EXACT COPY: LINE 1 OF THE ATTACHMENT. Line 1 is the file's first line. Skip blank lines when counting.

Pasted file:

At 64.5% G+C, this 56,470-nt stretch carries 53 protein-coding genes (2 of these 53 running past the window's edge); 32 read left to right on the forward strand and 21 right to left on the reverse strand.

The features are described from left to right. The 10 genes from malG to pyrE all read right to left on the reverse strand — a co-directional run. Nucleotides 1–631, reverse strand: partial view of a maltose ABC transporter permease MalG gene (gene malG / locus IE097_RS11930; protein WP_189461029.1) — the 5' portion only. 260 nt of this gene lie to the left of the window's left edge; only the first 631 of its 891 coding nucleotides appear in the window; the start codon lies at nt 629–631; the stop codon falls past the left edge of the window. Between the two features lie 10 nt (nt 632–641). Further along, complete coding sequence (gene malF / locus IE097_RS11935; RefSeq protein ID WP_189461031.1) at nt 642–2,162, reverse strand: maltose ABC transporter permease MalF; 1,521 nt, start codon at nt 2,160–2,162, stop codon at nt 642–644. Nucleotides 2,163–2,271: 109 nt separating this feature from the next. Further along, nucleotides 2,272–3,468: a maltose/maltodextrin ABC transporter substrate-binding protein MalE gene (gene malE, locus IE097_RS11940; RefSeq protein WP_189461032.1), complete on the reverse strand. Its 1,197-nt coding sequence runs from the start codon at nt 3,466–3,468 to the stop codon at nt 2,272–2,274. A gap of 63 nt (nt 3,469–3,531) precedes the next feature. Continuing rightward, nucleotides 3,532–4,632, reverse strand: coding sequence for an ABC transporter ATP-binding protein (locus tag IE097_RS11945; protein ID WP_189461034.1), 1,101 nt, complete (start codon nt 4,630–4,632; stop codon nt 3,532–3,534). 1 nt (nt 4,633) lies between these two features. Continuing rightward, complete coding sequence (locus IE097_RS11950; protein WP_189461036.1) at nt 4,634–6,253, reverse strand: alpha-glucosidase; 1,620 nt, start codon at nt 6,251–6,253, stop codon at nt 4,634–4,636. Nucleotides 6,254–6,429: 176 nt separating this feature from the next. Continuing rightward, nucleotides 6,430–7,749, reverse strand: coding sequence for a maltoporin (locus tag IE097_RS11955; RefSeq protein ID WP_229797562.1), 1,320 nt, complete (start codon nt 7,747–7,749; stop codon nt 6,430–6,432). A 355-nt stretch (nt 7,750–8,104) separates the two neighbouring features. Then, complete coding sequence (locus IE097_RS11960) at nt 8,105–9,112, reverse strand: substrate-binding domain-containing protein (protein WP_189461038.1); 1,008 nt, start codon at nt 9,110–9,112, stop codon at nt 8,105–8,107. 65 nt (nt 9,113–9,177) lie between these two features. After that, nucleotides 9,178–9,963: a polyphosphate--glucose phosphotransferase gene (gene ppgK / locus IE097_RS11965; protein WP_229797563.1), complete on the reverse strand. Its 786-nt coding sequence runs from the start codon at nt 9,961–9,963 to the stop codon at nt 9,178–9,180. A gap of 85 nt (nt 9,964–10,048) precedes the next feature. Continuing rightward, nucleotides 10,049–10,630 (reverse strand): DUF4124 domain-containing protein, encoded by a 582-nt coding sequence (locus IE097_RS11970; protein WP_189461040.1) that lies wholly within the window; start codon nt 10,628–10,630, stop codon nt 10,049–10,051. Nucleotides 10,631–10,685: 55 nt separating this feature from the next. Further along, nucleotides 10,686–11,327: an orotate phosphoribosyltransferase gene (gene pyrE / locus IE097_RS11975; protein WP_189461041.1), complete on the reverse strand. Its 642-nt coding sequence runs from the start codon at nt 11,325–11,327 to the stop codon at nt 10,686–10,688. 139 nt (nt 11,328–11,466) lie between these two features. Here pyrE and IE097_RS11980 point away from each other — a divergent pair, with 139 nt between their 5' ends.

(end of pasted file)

At 64.5% G+C, this 56,470-nt stretch carries 53 protein-coding genes (2 of these 53 running past the window's edge); 32 read left to right on the forward strand and 21 right to left on the reverse strand.